I found it slightly better than I’d expected–there *were* about 20 minutes of good dialogue in the whole movie, but it also reminded me why I never liked _The Hobbit_. Some are complaining about the stuff Jackson *added* to the book, trying to make it more like “Lord of the Rings”, but much of what bothered me was apparently out of Tolkien, since it’s in the Rankin * Bass version and reminds me why I find it so forgettable: or else, a good half hour to an hour of dwarves burping and being rude, then the scene with the trolls around the campfire, and the part about Goblin Town. I may have picked all of those up in March, but I’m pretty sure they’re in the cartoon a well. It’s really kind of gross.

That said, there was some good dialogue: Gandalf’s statement to Bilbo about true courage being the ability not to kill seems to sum up much of the theme of all four books (_The Hobbit_, _The Fellowship of the Ring_, _The Two Towers_ and _The Return of the King_). By the ending, I was a bit more eager to see _Desolation_ once it comes out on home video, but it was not enough to overcome my post-surgical lack of interest in movie theaters.


On Phil, A&E, Freedom, and Urban versus Rural America

Some of my left-leaning Facebook friends (yes, I do have a few) have been posting memes about the alleged hypocrisy of the “red state” folks regarding the recent controversies about Phil Robertson of Duck Dynasty fame being fired by A&E and some people talking about it as a “freedom of speech” issue.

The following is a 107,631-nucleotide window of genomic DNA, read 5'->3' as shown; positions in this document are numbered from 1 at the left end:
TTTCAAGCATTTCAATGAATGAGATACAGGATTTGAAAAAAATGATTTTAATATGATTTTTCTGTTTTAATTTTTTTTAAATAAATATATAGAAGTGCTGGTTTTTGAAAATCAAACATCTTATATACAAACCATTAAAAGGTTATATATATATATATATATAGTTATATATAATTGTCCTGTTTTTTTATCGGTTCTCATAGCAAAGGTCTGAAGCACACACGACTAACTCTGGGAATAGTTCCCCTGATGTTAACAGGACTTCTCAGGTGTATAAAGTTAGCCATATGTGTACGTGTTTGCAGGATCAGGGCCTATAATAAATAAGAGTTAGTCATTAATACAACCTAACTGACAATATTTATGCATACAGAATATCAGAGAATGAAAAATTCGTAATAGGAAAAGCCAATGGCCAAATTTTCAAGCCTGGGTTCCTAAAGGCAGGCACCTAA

This is from the page “Being Liberal.” For lack of a better word, “Duh.” That’s not what we’re saying.

Here’s another from “The Beer Party”:

Again, I’d agree, insofar as what *some* people are saying, but most people I’ve read are acknowledging this.

In fact, I’d say there are some interesting parallels between the “Dixie Chicks” controversy and Phil Robertson. First, the difference, in part, is that the Dixie Chicks were not fired by their publisher; Phil Robertson was. Secondly, the Dixie Chicks are singers. I don’t generally like it when singers or actors take positions on “issues,” or force their audiences to support their “causes,” regardless if I agree with them. However, Robertson is in that strange amorphous zone known as “reality TV,” which is about as “real” as professional wrestling. He entertains people (I’ve never seen his show) with a certain persona, and it has become clear over the past few years that a) he’s a Christian, b) he’s a conservative, c) A&E doesn’t like that, and d) audiences do.